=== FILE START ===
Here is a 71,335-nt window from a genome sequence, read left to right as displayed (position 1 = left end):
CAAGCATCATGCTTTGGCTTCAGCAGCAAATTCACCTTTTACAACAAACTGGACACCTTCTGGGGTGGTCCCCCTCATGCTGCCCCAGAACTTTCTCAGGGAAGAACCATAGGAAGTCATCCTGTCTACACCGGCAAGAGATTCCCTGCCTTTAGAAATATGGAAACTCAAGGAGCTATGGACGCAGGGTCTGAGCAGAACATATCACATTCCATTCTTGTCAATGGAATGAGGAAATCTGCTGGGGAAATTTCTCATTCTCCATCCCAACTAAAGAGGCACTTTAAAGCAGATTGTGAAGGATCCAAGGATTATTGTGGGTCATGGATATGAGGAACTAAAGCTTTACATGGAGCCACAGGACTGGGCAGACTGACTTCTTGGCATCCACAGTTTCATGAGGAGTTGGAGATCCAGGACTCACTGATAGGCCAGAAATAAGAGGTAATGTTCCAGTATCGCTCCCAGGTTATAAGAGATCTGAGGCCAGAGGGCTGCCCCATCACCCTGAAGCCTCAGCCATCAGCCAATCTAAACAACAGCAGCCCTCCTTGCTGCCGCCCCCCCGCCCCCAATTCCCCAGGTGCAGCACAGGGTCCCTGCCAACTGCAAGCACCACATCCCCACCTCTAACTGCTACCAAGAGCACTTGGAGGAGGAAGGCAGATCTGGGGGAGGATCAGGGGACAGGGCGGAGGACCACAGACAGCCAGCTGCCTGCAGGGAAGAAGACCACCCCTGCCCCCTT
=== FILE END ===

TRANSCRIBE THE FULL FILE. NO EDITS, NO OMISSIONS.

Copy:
Here is a 71,335-nt window from a genome sequence, read left to right as displayed (position 1 = left end):
CAAGCATCATGCTTTGGCTTCAGCAGCAAATTCACCTTTTACAACAAACTGGACACCTTCTGGGGTGGTCCCCCTCATGCTGCCCCAGAACTTTCTCAGGGAAGAACCATAGGAAGTCATCCTGTCTACACCGGCAAGAGATTCCCTGCCTTTAGAAATATGGAAACTCAAGGAGCTATGGACGCAGGGTCTGAGCAGAACATATCACATTCCATTCTTGTCAATGGAATGAGGAAATCTGCTGGGGAAATTTCTCATTCTCCATCCCAACTAAAGAGGCACTTTAAAGCAGATTGTGAAGGATCCAAGGATTATTGTGGGTCATGGATATGAGGAACTAAAGCTTTACATGGAGCCACAGGACTGGGCAGACTGACTTCTTGGCATCCACAGTTTCATGAGGAGTTGGAGATCCAGGACTCACTGATAGGCCAGAAATAAGAGGTAATGTTCCAGTATCGCTCCCAGGTTATAAGAGATCTGAGGCCAGAGGGCTGCCCCATCACCCTGAAGCCTCAGCCATCAGCCAATCTAAACAACAGCAGCCCTCCTTGCTGCCGCCCCCCCGCCCCCAATTCCCCAGGTGCAGCACAGGGTCCCTGCCAACTGCAAGCACCACATCCCCACCTCTAACTGCTACCAAGAGCACTTGGAGGAGGAAGGCAGATCTGGGGGAGGATCAGGGGACAGGGCGGAGGACCACAGACAGCCAGCTGCCTGCAGGGAAGAAGACCACCCCTGCCCCCTT